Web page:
The government’s ‘national living wage’ policy will threaten the viability of home care services unless it is fully-funded, providers have warned.
The UK Homecare Association (UKHCA) said it estimated local authorities and the NHS would need a funding increase of at least £753m to implement the policy in 2016-17.
If this deficit in funding is not addressed, home care providers could pull out of the market, resulting in ‘catastrophic failure’ for the sector.
“Market exit by providers would cause considerable distress for people who use home care services and their families; create a significant burden for local councils who would have to find replacement providers and provide uncertain employment prospects for trained and committed care workers,” the UKHCA said.
The providers’ warning came in an open letter to chancellor George Osborne, who announced the policy in the summer budget statement. It will see the introduction of a compulsory wage floor of £7.20 per hour for workers aged over 25 from April next year, rising to £9 by 2020.
The government will also increase the employment allowance for National Insurance contributions from £2,000 to £3,000 in April 2016, in order to help businesses meet the increased cost of paying their staff the new wage.
But even after accounting for these changes, the UKHCA estimates that the new ‘living wage’ will require councils to pay at least £16.70 per hour, including care workers’ travel time and all other costs.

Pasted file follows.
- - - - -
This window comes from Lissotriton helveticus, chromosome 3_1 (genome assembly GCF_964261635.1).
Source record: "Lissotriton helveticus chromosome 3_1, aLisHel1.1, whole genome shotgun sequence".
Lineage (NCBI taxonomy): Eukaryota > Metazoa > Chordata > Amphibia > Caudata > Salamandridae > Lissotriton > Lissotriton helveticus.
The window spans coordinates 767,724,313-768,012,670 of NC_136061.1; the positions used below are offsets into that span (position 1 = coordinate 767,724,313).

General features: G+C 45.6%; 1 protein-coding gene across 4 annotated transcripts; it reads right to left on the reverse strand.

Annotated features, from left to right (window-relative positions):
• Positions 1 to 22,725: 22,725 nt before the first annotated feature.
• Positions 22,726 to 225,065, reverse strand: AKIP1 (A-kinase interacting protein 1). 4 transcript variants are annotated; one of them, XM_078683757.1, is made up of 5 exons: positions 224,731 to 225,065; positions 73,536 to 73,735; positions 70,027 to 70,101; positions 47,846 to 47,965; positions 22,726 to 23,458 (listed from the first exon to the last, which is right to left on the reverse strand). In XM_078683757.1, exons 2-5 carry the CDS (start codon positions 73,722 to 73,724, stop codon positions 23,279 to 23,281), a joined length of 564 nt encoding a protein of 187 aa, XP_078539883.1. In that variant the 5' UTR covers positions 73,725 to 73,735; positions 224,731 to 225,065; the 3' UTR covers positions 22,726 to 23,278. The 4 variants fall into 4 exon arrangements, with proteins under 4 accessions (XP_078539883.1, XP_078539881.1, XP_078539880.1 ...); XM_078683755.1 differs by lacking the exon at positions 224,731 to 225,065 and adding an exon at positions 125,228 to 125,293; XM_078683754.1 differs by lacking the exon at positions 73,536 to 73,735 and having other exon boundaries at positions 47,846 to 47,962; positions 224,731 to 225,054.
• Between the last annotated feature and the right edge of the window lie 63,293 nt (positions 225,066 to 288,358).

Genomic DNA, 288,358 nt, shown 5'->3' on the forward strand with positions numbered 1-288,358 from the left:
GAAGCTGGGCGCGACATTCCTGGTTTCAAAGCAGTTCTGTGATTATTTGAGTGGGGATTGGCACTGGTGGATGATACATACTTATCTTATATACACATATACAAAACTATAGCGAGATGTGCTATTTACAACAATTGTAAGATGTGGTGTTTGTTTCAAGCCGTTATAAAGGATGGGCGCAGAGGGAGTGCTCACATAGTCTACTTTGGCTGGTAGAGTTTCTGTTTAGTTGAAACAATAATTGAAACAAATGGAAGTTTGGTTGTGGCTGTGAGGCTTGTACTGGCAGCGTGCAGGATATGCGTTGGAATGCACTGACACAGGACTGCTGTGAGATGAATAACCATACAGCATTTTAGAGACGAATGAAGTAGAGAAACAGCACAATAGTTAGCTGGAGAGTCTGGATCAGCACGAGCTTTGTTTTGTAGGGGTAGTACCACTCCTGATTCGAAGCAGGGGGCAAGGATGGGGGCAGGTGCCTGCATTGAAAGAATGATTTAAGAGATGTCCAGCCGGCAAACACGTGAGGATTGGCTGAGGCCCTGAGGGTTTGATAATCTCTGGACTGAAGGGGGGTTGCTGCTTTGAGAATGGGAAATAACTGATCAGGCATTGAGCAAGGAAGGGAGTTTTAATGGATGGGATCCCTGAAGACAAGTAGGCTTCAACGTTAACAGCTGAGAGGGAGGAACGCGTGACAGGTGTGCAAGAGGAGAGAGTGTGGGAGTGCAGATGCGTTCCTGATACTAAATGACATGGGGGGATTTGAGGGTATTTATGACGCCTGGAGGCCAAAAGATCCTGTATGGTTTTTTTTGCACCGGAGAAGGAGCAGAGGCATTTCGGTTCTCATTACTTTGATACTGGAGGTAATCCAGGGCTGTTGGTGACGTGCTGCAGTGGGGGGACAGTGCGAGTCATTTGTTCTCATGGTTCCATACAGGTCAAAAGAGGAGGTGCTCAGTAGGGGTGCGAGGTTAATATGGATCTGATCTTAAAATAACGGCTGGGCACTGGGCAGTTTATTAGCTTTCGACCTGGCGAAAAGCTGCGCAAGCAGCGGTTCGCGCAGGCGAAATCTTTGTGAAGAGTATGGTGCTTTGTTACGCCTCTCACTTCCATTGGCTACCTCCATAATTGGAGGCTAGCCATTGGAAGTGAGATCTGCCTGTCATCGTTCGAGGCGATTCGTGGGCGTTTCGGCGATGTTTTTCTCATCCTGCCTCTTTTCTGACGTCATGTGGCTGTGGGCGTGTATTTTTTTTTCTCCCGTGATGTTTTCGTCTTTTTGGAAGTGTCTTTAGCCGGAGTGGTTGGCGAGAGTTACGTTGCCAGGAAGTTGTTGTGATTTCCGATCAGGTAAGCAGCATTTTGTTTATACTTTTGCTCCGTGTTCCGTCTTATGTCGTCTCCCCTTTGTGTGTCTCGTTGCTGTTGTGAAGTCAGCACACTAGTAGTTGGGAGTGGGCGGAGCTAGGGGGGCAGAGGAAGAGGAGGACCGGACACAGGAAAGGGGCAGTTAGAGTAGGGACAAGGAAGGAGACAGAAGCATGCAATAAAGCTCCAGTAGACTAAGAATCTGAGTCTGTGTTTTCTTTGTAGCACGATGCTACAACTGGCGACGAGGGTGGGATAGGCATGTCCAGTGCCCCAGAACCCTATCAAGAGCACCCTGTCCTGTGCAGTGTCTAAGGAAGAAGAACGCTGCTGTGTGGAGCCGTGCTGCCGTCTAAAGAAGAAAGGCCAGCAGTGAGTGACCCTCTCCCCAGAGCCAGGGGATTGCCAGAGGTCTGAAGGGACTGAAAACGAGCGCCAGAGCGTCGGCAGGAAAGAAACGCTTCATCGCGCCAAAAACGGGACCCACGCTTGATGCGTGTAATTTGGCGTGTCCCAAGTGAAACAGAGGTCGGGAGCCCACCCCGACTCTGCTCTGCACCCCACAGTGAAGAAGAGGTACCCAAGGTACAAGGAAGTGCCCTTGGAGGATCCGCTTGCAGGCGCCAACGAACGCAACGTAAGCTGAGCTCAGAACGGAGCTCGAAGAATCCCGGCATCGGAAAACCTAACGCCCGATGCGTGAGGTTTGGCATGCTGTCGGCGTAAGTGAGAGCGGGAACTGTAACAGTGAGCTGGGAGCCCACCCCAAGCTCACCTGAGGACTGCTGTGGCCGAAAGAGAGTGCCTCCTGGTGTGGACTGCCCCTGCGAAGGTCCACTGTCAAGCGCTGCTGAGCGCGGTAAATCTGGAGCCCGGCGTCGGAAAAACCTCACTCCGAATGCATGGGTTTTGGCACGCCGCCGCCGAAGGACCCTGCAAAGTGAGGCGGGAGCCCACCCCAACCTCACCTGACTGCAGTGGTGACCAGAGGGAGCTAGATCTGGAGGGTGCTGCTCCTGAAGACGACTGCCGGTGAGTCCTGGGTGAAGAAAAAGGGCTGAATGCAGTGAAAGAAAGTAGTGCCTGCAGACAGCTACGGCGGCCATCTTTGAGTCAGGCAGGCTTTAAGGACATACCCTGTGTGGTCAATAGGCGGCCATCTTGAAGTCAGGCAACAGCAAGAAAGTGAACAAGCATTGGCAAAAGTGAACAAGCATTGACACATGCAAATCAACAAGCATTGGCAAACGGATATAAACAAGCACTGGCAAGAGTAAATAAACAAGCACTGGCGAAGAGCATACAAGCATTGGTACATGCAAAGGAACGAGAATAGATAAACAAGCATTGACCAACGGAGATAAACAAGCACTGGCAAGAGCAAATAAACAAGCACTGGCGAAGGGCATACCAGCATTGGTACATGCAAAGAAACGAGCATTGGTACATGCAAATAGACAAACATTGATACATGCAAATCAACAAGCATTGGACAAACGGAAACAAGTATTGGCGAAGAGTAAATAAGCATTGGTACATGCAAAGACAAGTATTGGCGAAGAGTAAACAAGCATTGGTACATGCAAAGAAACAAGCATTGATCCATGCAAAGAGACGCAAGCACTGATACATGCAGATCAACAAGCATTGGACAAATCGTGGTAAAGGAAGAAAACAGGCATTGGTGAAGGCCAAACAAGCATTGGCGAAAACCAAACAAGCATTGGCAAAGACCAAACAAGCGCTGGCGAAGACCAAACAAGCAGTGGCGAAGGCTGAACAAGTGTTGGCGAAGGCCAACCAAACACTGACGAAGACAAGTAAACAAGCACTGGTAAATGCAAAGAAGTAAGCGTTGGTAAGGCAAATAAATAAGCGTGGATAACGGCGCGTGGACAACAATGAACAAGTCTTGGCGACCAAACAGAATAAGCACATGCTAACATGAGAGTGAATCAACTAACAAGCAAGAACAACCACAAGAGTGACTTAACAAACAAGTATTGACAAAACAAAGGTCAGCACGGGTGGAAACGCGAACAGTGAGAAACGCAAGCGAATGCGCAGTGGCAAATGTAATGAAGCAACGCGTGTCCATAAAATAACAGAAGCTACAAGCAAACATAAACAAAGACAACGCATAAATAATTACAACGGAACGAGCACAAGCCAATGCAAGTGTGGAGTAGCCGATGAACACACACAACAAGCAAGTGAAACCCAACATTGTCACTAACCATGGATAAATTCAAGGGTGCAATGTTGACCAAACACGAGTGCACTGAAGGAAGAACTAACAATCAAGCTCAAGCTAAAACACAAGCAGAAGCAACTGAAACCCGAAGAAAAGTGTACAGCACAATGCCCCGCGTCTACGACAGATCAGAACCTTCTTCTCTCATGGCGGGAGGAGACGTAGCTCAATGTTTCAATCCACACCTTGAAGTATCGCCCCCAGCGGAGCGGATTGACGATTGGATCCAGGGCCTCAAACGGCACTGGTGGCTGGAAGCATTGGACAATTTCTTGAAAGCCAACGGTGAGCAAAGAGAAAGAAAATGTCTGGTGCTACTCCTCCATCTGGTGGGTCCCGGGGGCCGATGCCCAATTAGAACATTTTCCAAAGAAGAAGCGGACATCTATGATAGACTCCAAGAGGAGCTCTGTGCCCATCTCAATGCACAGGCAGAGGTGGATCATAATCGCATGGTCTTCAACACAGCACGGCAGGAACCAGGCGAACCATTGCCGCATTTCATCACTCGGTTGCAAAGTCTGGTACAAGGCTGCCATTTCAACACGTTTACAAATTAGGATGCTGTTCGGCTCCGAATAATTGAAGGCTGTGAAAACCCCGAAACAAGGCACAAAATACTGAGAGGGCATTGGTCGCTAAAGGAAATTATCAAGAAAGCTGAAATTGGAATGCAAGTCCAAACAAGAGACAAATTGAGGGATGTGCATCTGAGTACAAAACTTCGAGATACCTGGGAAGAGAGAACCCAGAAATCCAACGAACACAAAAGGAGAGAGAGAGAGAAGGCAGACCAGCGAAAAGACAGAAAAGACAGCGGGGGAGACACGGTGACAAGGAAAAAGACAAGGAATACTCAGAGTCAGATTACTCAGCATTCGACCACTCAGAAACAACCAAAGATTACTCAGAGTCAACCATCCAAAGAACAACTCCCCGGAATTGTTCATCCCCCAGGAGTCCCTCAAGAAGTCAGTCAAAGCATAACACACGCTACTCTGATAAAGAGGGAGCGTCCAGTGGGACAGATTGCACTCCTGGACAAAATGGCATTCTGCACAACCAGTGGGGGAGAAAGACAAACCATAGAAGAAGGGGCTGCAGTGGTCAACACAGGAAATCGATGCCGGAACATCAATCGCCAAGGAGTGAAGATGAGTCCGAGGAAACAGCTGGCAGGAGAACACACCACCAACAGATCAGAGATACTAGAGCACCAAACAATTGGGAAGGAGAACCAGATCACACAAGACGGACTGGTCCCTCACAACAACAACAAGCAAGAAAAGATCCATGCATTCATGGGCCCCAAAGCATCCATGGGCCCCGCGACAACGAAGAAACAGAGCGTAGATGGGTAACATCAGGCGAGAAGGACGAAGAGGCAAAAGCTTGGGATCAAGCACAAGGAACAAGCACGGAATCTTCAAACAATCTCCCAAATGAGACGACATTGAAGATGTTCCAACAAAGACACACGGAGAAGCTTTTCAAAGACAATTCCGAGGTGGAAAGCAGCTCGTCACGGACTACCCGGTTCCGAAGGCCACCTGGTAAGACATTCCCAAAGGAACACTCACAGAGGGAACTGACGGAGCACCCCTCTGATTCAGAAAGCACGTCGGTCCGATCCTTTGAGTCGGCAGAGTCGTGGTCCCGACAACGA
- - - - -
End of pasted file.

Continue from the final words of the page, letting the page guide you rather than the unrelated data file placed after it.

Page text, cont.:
This is an increase of £3.04 on the average hourly rate paid currently paid by councils (£13.66), according to a recent freedom of information request carried out by the UKHCA.
The UKHCA’s current recommended minimum hourly rate for home care services is £15.74. This calculation includes mileage, holiday pay, employers’ national insurance contributions, a profit of 3% and business overheads, which account for 27% of the minimum price.
In their latest ‘Minimum Price for Homecare’ paper, the UKHCA has analysed the age profile of the home care workforce to determine the average wage that will be applicable from April 2016. The £16.20 minimum price is based on the assumption that workers will be paid an average of £7.13 per hour.
The open letter called on the government to implement the following four recommendations, in order to avoid destabilising the ‘increasingly fragile’ home care sector:
- Address the increase to the social care wage bill in the next spending review to ensure councils are sufficiently resourced and that monies are actually used to fund home care services.
- Give care regulators in the four UK administrations the power to oversee local authority commissioning practices, with particular reference to their impact on the stability of local care markets.
- Change the VAT exemption for welfare services to ‘zero-rated’ services. This would ensure that councils and self-funders continue to purchase home care services without paying VAT, but would enable providers to reclaim VAT on the costs they incur.
- Consider tax incentives for individuals who do not meet the financial eligibility criteria for state-funded social care.
A government spokesperson said: “The National Living Wage will benefit hundreds of thousands of care workers who will see their pay increase. The overall costs of providing social care will be considered as part of the spending review later this year and we are working with the care sector to understand how the changes will affect them.”